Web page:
Couple playing tennis Aspirin alone isn't enough to prevent heart disease or strokes, so if you're at risk for developing heart disease, or have already had a heart attack, talk to your doctor.

Don't start taking aspirin without your doctor's advice, because it can worsen some health conditions and interacts with several medications. If you also use ibuprofen or another nonsteroidal anti-inflammatory drug (NSAID) for pain and inflammation, make sure you take the aspirin 30 minutes before taking the NSAID.

Aspirin and lipid-lowering therapy

Kaiser Permanente physicians pioneered a simple treatment of combining aspirin, a lipid-lowering medication like atorvastatin, simvastatin, pravastatin, lovastatin, or rosuva, and a blood pressure-reducing medication like lisinopril, benazepril or enalapril.

It can help people with heart disease and diabetics who are over age 55 lower their risk of heart attacks and strokes. It works by lowering high cholesterol and high blood pressure at the same time.

Beta blockers

Medications in this family have a variety of uses, including lowering high blood pressure, regulating heart rhythms, preventing heart attacks and sudden death, and easing symptoms of congestive heart failure.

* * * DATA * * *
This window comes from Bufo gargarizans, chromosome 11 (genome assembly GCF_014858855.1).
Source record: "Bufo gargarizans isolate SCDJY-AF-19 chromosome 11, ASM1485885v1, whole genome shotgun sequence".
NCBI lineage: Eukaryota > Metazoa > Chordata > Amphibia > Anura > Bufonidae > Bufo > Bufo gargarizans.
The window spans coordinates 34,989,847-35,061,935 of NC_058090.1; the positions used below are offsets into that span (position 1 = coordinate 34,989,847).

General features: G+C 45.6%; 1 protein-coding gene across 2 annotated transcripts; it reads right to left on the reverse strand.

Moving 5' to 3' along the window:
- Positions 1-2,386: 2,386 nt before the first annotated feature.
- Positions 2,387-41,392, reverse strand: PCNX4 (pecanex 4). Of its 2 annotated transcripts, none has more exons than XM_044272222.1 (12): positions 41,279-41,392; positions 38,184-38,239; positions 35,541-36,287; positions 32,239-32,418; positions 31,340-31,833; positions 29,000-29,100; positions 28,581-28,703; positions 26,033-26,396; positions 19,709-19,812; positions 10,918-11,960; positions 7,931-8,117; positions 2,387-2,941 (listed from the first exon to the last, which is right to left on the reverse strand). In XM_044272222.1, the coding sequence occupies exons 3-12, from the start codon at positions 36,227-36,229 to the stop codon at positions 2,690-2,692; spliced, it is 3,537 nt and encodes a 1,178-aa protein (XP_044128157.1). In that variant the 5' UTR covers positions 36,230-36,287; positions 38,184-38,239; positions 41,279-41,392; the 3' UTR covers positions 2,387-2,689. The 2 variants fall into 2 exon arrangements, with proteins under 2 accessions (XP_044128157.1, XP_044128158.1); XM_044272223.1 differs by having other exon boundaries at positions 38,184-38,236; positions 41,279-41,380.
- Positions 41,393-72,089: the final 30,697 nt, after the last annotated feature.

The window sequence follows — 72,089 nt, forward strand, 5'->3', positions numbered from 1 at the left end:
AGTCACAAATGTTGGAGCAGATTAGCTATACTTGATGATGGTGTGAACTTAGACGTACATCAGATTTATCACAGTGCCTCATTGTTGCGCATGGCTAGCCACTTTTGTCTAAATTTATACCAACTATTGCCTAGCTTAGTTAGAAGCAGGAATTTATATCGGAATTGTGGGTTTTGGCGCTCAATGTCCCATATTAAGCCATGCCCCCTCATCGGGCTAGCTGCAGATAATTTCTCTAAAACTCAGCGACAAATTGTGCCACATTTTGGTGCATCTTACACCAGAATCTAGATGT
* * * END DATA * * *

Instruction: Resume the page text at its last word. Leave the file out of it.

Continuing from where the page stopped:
Atenolol (Tenormin)
Bisoprolol (Zebeta)
Carvedilol (Coreg)
Metoprolol succinate (Toprol XL)
Metoprolol tartrate (Lopressor)
Propranolol (Inderal)

Calcium channel blockers

These medications may be used to treat high blood pressure, chest pain, and abnormal heart rhythms.

Amlodipine (Norvasc)
Diltiazem (Cardizem, Dilacor)
Felodipine (Plendil)
Nifedipine (Procardia, Adalat)

Cholesterol and lipid-lowering medications

These medications can be used in combination or alone to lower cholesterol.

Atorvastatin (Lipitor)
Bile acid sequestrants (Questran, Colestid, Welchol)
Ezetimibe (Zetia)
Fenofibrate (Lofibra, Tricor)
Fluvastatin (Lescol)
Gemfibrozil (Lopid)
Lovastatin (Mevacor)
Niacin (Slo-Niacin)
Pravastatin (Pravachol)
Rosuvastatin (Crestor)
Simvastatin (Zocor)
Simvastatin/ezetimibe (Vytorin)

Not sure if statins are right for you? Use our decision guide on statins to help you think through your options.



These medications treat high blood pressure and reduce water retention, which is common in people with congestive heart failure.

Bumetanide (Bumex)
Chlorthalidone (Hygroton, Thalitone)
Ethacrynic acid (Edecrin)
Furosemide (Lasix)
Hydrochlorothiazide (HCTZ)
Indapamide (Lozol)
Spironolactone (Aldactone)
Torsemide (Demadex)
Triamterene (Dyrenium)
Triamterene/HCTZ (Maxzide)


These drugs are used to treat or prevent chest pain. They are also used to treat symptoms of heart failure and may be especially effective for African Americans. Some medications for erectile dysfunction (ED) can interact in a dangerous way with nitroglycerin. If you take nitroglycerin, ask your doctor if it is safe for you to take ED medication.

Isosorbide dinitrate (Isordil)
Isosorbide mononitrate (Imdur)
Nitroglycerin patches (Nitro-Dur)
Nitroglycerin tablets (Nitrostat)

Reviewed by: Ameen F. Person, MD, June 2019